Unlocked, Wesleyan’s art and sexuality magazine, is HAWT off the press and ready for purchase. Copies are $5 a piece, but if you can show me where your work/sexy modeling is you get a free copy!
Sam Maldonado ’13, Stefan Skripak ’13, and I will be selling copies from our respective homes until we get kicked out of this place on Monday. If you’re not here for senior week, Unlocked will be selling again at the beginning of next semester. We’re sorry for the delayed gratification — we had a bit of a struggle with our printers.
For now, contact me at (917) 371 8501, Sam at (413) 328 5406, or Stefan at (215) 527-9002 and we’ll figure out a time/place to get you a copy.
Contact:Sam Maldonado ’13, Stefan Skripak ’13, or Miriam Olenick ’13 Cost: $5 an issue
Here’s how to contact them to talk about your feelings or whatever.
Pictured: Joshua S. Boger ’73, chairman of Wesleyan’s Board of Trustees.
Wesleyan’s Board of Trustees will be arriving on campus tomorrow for their annual three-day Buffy marathon Senior Week meeting, which traditionally takes place in the days leading up to Reunion & Commencement. Got a concern that you’d like the Board to address? Want to talk to them about your feelings? Just curious who is on that committee that makes all those decisions about campus in the first place? You can access a full list of the names, class years (nearly all are alumni), home states, and job titles of the Board members here, but unfortunately no contact information is provided, which is kind of weird when you really think about it. We’ve taken the liberty of amassing the Board members’ names and email addresses so you can contact them with thoughts or requests in advance of their meeting, which begins tomorrow:
Imam Adeel Zeb, Wesleyan’s Muslim Chaplain, writes in about the annual Senior Voices ceremony:
Please save the date of May 25th 6PM for an integral part of the graduation weekend.
Senior voices is a ceremony in which a faculty member elected by members of the senior class, delivers a short talk addressed directly and specifically to graduating seniors. This year, we are delighted that Professor Elvin Lim has agreed to speak. In addition, three graduating seniors (Glenn Stowell ‘13, Jacob Eichengreen ’13, and Isaiah Sypher ‘13) will share their experiences before ending their Wesleyan career and beginning a new chapter of their lives. They will reflect, share and recap some of their unique and transformative moments from their years at Wes. Olivia May ’13, will be performing as well. Seniors will receive a red rose as a parting gift.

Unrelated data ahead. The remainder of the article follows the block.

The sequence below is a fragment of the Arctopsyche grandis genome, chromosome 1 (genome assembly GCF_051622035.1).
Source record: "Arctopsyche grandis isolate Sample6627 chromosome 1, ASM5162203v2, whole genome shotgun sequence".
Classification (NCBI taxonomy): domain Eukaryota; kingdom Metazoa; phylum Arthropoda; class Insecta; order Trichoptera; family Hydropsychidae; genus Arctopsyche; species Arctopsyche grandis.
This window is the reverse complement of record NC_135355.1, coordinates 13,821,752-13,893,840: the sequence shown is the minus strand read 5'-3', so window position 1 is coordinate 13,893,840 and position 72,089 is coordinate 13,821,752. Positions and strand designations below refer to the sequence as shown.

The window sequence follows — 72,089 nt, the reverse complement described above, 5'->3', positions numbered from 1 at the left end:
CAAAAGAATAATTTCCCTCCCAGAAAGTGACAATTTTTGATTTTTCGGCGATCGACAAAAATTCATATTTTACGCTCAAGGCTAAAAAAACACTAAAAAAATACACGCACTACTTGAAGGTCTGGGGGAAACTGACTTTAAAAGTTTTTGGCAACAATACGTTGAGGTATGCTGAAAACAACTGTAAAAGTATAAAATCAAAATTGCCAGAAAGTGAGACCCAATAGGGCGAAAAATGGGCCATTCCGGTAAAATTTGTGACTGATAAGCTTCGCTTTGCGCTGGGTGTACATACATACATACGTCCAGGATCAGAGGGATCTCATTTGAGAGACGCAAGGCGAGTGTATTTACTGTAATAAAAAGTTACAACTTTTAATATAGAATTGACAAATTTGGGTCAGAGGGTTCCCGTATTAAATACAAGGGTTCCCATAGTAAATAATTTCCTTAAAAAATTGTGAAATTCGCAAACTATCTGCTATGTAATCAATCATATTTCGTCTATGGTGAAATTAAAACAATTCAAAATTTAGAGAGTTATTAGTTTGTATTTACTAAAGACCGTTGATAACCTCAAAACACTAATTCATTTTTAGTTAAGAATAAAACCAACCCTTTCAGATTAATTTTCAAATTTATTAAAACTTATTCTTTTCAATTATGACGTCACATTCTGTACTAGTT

The event will take place in Memorial Chapel and will conclude by 7PM. This event is non-ticketed.
Please share this with friends and families as they will enjoy being part of the celebration as well.”
Date: Saturday, May 25 Time: 6:00 p.m. Place: Memorial Chapel Cost: Free
Several weeks ago, members of a student group calling themselves Wes, Divest! put together a petition calling on President Roth and the Board of Trustees to divest from fossil fuels. The petition has since amassed more than 250 signatures, many with accompanying messages of support. President Roth hasn’t yet publicly responded. When asked about the possibility of divestment at a WSA meeting in March, he suggested that it was highly unlikely—and argued that Wesleyan’s endowment shouldn’t be a “vehicle for social change.”
As the push for divestment first starts to heat up at Wesleyan (as it already has at Tufts, Amherst, and much of the ‘Cac), we’re presenting a guest perspective by Lauren Steiner ’79, an environmental activist and Wes alum who urges all Wesleyan students to take up the fight now, before it’s too late:
“Plant trees, create recycled art, tour a chestnut orchard, work on an organic garden and much more during Earth Month at Wesleyan!” So reads the first sentence of an article in the latest edition of The Wesleyan Connection emailed to me in April. As an environmental activist who attended the first Earth Day celebration 33 years ago at age 12 and who planned an LA solidarity rally to the D.C. Forward on Climate Rally this past February, I found this quite dismaying. When I was at Wesleyan between 1975 and 1979, when we hadn’t even heard of climate change, we were actively protesting threats to the environment and human health. In 1976 and 1977, activists from Wesleyan joined the Clamshell Alliance protesting the construction of the Seabrook nuclear power plant in New Hampshire. Where is that activism now when environmental threats are so much worse?